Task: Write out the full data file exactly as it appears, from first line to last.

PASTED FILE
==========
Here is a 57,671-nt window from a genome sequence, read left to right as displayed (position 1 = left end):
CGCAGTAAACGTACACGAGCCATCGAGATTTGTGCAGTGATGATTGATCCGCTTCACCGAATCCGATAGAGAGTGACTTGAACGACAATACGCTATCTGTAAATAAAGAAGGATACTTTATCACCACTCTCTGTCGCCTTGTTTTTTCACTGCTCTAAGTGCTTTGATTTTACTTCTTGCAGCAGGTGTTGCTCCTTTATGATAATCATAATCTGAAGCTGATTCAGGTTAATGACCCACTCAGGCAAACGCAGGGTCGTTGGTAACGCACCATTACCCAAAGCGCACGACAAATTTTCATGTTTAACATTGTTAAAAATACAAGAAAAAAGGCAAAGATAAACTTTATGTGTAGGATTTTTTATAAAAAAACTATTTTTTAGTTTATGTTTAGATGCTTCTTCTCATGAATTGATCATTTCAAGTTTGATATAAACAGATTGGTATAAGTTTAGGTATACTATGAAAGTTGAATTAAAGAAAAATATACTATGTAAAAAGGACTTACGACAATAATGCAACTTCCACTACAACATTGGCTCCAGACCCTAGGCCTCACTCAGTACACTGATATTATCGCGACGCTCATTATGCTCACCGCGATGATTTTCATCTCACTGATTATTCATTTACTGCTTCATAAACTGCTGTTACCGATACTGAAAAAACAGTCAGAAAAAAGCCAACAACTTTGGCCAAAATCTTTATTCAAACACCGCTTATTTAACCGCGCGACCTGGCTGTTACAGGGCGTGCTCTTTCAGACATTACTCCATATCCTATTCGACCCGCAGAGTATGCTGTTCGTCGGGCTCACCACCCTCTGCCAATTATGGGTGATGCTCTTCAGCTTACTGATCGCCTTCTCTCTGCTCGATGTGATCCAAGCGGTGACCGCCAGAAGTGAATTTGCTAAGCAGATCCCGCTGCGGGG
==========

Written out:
Here is a 57,671-nt window from a genome sequence, read left to right as displayed (position 1 = left end):
CGCAGTAAACGTACACGAGCCATCGAGATTTGTGCAGTGATGATTGATCCGCTTCACCGAATCCGATAGAGAGTGACTTGAACGACAATACGCTATCTGTAAATAAAGAAGGATACTTTATCACCACTCTCTGTCGCCTTGTTTTTTCACTGCTCTAAGTGCTTTGATTTTACTTCTTGCAGCAGGTGTTGCTCCTTTATGATAATCATAATCTGAAGCTGATTCAGGTTAATGACCCACTCAGGCAAACGCAGGGTCGTTGGTAACGCACCATTACCCAAAGCGCACGACAAATTTTCATGTTTAACATTGTTAAAAATACAAGAAAAAAGGCAAAGATAAACTTTATGTGTAGGATTTTTTATAAAAAAACTATTTTTTAGTTTATGTTTAGATGCTTCTTCTCATGAATTGATCATTTCAAGTTTGATATAAACAGATTGGTATAAGTTTAGGTATACTATGAAAGTTGAATTAAAGAAAAATATACTATGTAAAAAGGACTTACGACAATAATGCAACTTCCACTACAACATTGGCTCCAGACCCTAGGCCTCACTCAGTACACTGATATTATCGCGACGCTCATTATGCTCACCGCGATGATTTTCATCTCACTGATTATTCATTTACTGCTTCATAAACTGCTGTTACCGATACTGAAAAAACAGTCAGAAAAAAGCCAACAACTTTGGCCAAAATCTTTATTCAAACACCGCTTATTTAACCGCGCGACCTGGCTGTTACAGGGCGTGCTCTTTCAGACATTACTCCATATCCTATTCGACCCGCAGAGTATGCTGTTCGTCGGGCTCACCACCCTCTGCCAATTATGGGTGATGCTCTTCAGCTTACTGATCGCCTTCTCTCTGCTCGATGTGATCCAAGCGGTGACCGCCAGAAGTGAATTTGCTAAGCAGATCCCGCTGCGGGG